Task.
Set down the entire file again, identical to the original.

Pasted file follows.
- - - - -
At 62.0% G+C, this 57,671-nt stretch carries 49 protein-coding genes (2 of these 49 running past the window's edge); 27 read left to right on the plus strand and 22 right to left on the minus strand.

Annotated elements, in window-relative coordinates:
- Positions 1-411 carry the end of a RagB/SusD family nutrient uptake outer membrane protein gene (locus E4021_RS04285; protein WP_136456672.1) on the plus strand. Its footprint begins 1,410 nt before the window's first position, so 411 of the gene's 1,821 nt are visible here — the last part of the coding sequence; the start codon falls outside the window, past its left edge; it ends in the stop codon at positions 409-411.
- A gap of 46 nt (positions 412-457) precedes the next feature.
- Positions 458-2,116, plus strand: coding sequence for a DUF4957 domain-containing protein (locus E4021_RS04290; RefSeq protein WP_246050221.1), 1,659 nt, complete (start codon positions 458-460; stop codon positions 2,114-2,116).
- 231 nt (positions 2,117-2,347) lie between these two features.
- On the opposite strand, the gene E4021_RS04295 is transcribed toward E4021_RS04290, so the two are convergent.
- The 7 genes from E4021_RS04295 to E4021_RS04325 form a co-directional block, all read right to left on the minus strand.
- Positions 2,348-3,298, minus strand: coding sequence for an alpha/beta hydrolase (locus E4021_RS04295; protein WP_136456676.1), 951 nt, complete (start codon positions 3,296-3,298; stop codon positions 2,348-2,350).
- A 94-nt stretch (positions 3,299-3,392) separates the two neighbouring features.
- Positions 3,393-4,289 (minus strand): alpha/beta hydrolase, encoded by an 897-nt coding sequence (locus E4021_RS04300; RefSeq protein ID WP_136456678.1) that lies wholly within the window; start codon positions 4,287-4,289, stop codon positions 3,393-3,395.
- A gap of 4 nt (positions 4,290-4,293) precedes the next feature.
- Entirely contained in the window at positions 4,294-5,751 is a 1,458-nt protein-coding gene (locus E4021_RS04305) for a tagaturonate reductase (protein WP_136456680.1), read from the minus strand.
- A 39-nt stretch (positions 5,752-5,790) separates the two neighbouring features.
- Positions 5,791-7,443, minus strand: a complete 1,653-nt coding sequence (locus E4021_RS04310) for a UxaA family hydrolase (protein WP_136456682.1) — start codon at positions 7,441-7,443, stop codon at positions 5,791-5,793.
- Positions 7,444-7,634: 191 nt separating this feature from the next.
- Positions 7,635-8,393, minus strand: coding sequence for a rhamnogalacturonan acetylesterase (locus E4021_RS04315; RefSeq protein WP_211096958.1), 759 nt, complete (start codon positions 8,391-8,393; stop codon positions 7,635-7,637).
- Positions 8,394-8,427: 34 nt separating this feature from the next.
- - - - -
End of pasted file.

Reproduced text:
At 62.0% G+C, this 57,671-nt stretch carries 49 protein-coding genes (2 of these 49 running past the window's edge); 27 read left to right on the plus strand and 22 right to left on the minus strand.

Annotated elements, in window-relative coordinates:
- Positions 1-411 carry the end of a RagB/SusD family nutrient uptake outer membrane protein gene (locus E4021_RS04285; protein WP_136456672.1) on the plus strand. Its footprint begins 1,410 nt before the window's first position, so 411 of the gene's 1,821 nt are visible here — the last part of the coding sequence; the start codon falls outside the window, past its left edge; it ends in the stop codon at positions 409-411.
- A gap of 46 nt (positions 412-457) precedes the next feature.
- Positions 458-2,116, plus strand: coding sequence for a DUF4957 domain-containing protein (locus E4021_RS04290; RefSeq protein WP_246050221.1), 1,659 nt, complete (start codon positions 458-460; stop codon positions 2,114-2,116).
- 231 nt (positions 2,117-2,347) lie between these two features.
- On the opposite strand, the gene E4021_RS04295 is transcribed toward E4021_RS04290, so the two are convergent.
- The 7 genes from E4021_RS04295 to E4021_RS04325 form a co-directional block, all read right to left on the minus strand.
- Positions 2,348-3,298, minus strand: coding sequence for an alpha/beta hydrolase (locus E4021_RS04295; protein WP_136456676.1), 951 nt, complete (start codon positions 3,296-3,298; stop codon positions 2,348-2,350).
- A 94-nt stretch (positions 3,299-3,392) separates the two neighbouring features.
- Positions 3,393-4,289 (minus strand): alpha/beta hydrolase, encoded by an 897-nt coding sequence (locus E4021_RS04300; RefSeq protein ID WP_136456678.1) that lies wholly within the window; start codon positions 4,287-4,289, stop codon positions 3,393-3,395.
- A gap of 4 nt (positions 4,290-4,293) precedes the next feature.
- Entirely contained in the window at positions 4,294-5,751 is a 1,458-nt protein-coding gene (locus E4021_RS04305) for a tagaturonate reductase (protein WP_136456680.1), read from the minus strand.
- A 39-nt stretch (positions 5,752-5,790) separates the two neighbouring features.
- Positions 5,791-7,443, minus strand: a complete 1,653-nt coding sequence (locus E4021_RS04310) for a UxaA family hydrolase (protein WP_136456682.1) — start codon at positions 7,441-7,443, stop codon at positions 5,791-5,793.
- Positions 7,444-7,634: 191 nt separating this feature from the next.
- Positions 7,635-8,393, minus strand: coding sequence for a rhamnogalacturonan acetylesterase (locus E4021_RS04315; RefSeq protein WP_211096958.1), 759 nt, complete (start codon positions 8,391-8,393; stop codon positions 7,635-7,637).
- Positions 8,394-8,427: 34 nt separating this feature from the next.